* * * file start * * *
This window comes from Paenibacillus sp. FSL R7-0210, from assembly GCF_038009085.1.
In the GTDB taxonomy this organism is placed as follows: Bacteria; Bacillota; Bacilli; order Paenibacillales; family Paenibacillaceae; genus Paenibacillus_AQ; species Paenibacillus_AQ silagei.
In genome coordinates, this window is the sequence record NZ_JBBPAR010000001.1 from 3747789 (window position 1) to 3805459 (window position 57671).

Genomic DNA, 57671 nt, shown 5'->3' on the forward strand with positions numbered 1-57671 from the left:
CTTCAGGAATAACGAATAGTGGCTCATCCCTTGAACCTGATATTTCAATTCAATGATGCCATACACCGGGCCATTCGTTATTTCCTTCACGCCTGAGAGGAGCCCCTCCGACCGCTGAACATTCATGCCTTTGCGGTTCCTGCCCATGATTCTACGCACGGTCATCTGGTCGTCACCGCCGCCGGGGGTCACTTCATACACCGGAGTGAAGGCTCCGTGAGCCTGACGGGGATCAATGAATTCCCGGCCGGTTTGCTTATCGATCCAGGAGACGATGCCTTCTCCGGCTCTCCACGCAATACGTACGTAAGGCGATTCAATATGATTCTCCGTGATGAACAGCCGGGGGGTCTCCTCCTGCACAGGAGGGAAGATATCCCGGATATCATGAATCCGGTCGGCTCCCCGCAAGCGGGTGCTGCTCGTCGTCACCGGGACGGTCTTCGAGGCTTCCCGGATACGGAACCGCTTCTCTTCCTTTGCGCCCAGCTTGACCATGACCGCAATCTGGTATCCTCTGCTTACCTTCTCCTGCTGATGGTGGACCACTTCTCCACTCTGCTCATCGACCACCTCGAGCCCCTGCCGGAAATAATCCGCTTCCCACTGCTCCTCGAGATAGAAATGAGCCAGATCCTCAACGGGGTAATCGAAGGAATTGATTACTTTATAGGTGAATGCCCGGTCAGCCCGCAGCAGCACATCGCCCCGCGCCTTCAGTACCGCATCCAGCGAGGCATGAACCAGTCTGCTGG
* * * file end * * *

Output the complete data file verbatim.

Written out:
This window comes from Paenibacillus sp. FSL R7-0210, from assembly GCF_038009085.1.
In the GTDB taxonomy this organism is placed as follows: Bacteria; Bacillota; Bacilli; order Paenibacillales; family Paenibacillaceae; genus Paenibacillus_AQ; species Paenibacillus_AQ silagei.
In genome coordinates, this window is the sequence record NZ_JBBPAR010000001.1 from 3747789 (window position 1) to 3805459 (window position 57671).

Genomic DNA, 57671 nt, shown 5'->3' on the forward strand with positions numbered 1-57671 from the left:
CTTCAGGAATAACGAATAGTGGCTCATCCCTTGAACCTGATATTTCAATTCAATGATGCCATACACCGGGCCATTCGTTATTTCCTTCACGCCTGAGAGGAGCCCCTCCGACCGCTGAACATTCATGCCTTTGCGGTTCCTGCCCATGATTCTACGCACGGTCATCTGGTCGTCACCGCCGCCGGGGGTCACTTCATACACCGGAGTGAAGGCTCCGTGAGCCTGACGGGGATCAATGAATTCCCGGCCGGTTTGCTTATCGATCCAGGAGACGATGCCTTCTCCGGCTCTCCACGCAATACGTACGTAAGGCGATTCAATATGATTCTCCGTGATGAACAGCCGGGGGGTCTCCTCCTGCACAGGAGGGAAGATATCCCGGATATCATGAATCCGGTCGGCTCCCCGCAAGCGGGTGCTGCTCGTCGTCACCGGGACGGTCTTCGAGGCTTCCCGGATACGGAACCGCTTCTCTTCCTTTGCGCCCAGCTTGACCATGACCGCAATCTGGTATCCTCTGCTTACCTTCTCCTGCTGATGGTGGACCACTTCTCCACTCTGCTCATCGACCACCTCGAGCCCCTGCCGGAAATAATCCGCTTCCCACTGCTCCTCGAGATAGAAATGAGCCAGATCCTCAACGGGGTAATCGAAGGAATTGATTACTTTATAGGTGAATGCCCGGTCAGCCCGCAGCAGCACATCGCCCCGCGCCTTCAGTACCGCATCCAGCGAGGCATGAACCAGTCTGCTGG